Thus far, 'responsible innovation' restricts itself to taking into account the negative impacts of emerging technologies on safety, health and environment. But many technologies, including those concerning food, also impact our culture, morals and politics. This research seeks to develop forms of science-society dialogue on food innovation that makes these latter impacts, often wrongly treated as ‘soft’, available for public reflection and discussion.
The public holds technologists accountable for these 'soft impacts', but the latter typically feel unable, or unwilling, to integrate those impacts in their research, judging them non-quantifiable, controversial, or 'at best' private.
This research seeks to improve the dialogue between science and society - considered to be the hallmark of any responsible innovation- on these soft impacts, and their integration into innovation. This is necessary, because societal acceptance of emerging technologies depends to a large extent on trusting technologists to take these wider concerns into account. When no one takes responsibility for such concerns, there can be no trust because the discussion already failed at its very beginning.
Our research combines alpha, beta and gamma expertise, providing an overview of the 'soft' controversies regarding food technology, organizing fruitful stakeholder interactions, and investigating if and how those concerns can be translated to research. The betas provide the state of the art and prospects of their fields. The philosophy AIO (Dirk Haen, Maastricht University) surveys the controversies regarding food technology, expands the parameters of public reason so that these can encompass soft impacts, and analyses techno-moral change.
The gamma postdoc (Petra Sneijder, WUR) analyzes the discourse concerning soft impacts and research agendas, both in consumer group interviews and online discussions on issues related to food technology. The analysis focuses on the way consumers respond to innovative products, e.g. how they make relevant their own territories in discussing food technology and thereby achieve the identities of autonomous and critical consumers.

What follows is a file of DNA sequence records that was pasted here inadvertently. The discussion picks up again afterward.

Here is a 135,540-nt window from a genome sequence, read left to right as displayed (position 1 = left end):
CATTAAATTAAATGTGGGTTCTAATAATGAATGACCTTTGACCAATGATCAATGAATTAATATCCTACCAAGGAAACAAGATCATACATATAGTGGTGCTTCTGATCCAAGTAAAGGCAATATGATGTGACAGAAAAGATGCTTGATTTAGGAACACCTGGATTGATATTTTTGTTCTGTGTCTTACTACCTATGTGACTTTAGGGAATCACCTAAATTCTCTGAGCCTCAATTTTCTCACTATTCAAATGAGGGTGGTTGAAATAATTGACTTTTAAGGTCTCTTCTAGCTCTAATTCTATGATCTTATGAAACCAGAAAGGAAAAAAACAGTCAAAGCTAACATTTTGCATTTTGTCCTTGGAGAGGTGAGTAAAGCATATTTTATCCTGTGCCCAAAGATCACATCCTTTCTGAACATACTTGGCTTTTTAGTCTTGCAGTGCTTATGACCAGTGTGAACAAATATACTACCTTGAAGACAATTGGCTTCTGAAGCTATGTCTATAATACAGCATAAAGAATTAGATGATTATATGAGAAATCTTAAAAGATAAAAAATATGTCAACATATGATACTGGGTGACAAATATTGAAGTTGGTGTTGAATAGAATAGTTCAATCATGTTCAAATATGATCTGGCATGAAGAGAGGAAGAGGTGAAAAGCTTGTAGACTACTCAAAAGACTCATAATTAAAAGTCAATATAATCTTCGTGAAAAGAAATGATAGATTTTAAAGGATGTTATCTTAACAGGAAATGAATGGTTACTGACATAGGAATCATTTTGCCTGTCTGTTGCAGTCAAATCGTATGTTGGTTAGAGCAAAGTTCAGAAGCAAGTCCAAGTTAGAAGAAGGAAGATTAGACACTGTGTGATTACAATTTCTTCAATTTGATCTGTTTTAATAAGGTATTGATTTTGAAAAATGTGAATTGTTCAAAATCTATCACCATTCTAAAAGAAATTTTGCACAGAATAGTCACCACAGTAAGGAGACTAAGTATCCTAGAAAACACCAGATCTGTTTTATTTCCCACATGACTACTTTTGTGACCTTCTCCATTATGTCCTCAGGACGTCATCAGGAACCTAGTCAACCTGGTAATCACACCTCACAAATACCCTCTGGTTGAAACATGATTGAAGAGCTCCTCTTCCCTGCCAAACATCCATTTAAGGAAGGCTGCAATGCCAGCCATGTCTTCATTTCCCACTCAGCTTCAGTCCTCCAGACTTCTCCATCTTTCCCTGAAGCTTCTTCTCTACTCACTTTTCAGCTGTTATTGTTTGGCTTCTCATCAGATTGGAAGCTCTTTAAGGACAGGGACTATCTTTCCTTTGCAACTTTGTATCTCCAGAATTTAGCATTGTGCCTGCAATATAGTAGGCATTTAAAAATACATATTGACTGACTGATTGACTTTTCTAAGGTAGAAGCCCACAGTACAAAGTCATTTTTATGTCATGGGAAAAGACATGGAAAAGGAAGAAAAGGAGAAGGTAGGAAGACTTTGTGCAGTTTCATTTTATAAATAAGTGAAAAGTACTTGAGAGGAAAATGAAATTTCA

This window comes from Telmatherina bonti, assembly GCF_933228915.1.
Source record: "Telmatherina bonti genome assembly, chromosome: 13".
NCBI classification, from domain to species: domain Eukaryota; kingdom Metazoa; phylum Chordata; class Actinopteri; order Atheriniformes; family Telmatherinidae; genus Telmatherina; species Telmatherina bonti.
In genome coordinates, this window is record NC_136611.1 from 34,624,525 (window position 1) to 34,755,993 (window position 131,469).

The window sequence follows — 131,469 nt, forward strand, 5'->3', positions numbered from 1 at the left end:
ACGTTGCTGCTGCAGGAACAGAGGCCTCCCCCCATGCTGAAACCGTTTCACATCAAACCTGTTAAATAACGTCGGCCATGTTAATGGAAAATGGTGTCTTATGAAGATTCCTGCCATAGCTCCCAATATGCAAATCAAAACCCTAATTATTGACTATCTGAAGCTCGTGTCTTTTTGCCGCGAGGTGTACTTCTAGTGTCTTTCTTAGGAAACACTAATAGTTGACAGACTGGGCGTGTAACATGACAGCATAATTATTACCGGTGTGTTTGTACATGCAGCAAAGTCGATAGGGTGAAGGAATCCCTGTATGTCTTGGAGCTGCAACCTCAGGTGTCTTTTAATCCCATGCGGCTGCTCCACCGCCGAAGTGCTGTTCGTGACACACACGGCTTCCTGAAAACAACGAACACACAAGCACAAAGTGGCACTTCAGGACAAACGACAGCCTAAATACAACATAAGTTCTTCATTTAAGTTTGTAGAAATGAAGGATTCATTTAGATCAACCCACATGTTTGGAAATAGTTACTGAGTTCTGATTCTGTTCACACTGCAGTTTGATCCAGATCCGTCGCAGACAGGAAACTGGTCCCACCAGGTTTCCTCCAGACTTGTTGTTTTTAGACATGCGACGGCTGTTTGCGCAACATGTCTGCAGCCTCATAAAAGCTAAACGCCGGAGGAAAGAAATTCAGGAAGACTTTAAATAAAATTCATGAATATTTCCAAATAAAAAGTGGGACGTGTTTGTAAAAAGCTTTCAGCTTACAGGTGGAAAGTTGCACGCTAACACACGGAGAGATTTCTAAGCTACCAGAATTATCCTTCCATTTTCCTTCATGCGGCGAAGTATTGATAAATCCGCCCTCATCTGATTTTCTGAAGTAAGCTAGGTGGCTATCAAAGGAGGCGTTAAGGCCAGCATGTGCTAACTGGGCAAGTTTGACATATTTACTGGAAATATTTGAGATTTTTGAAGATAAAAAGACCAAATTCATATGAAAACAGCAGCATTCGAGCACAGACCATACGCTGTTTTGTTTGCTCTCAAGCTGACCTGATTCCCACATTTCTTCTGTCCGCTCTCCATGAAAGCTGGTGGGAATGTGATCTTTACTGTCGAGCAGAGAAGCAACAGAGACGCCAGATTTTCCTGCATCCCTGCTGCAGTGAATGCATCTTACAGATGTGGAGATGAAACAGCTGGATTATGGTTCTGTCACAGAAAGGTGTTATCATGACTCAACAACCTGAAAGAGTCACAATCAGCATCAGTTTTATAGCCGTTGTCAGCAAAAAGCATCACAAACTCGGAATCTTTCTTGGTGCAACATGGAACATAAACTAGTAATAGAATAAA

Furthermore, the researchers in this project design ways to make stakeholders self-reflexive about the contingencies of hard/soft and public/private distinctions. The methods developed for creating dialogue (Discursive Action Method & Techno-ethical imagination) between stakeholders were applied in three workshop settings in which food engineers from science and industry, consumers, policy makers and other professionals in the field of food participated.
Swierstra, T. & te Molder, H. (2012). Risk and soft impacts, in S. Roeser, R. Hillerbrand, M. Peterson & P. Sandin (Eds.) Handbook of risk theory (pp.1050-1066). Dordrecht: Springer.
Public dialogue on science and technology is problematic on two accounts: who is allowed to join the discussion, and what topics are on the agenda. This paper discusses the problem that policy and technology actors seem to focus ‘naturally’ on risk rather than on technology’s social and ethical impacts that often constitute the focus of concern for the broader public. There is nothing natural about this bias. It is the result of the way discourses on technology and policy are structured in technological, liberal, pluralistic societies. Risks qualify as ‘hard’ (i.e. objective, rational, neutral, factual), other impacts as ‘soft’ (i.e. subjective, emotional, partisan, value-laden) and therefore dismissable. To help redress this bias, we analyse how this distinction between hard and soft impacts is construed – in practice and in theory. How are expected (desired, feared) impacts of technology played out in expert-citizen/consumer interactions? We first discuss online patient deliberations on a future pill for celiac disease (‘gluten intolerance’) promising to replace patients’ life-long diet. By ’rejecting’ this pill, patients displayed concerns about how the new technology would affect their identity, and the values incorporated in the way they had learned to handle their disease. Secondly, we analyse how experts construct a consumers’ concern with ’naturalness’ of food: as a private – and invalid - preference that requires no further debate. The point of the analysis is to make available for discussion and reflection currently dominant ways to demarcate public and private issues in relation to emerging technologies, including the accompanying distributions of tasks and responsibilities over experts and laypersons. We discuss how their manoeuvring room is co-shaped by discursive structures at work in modern, technological, pluralist, liberal societies and conclude with some suggestions for further research.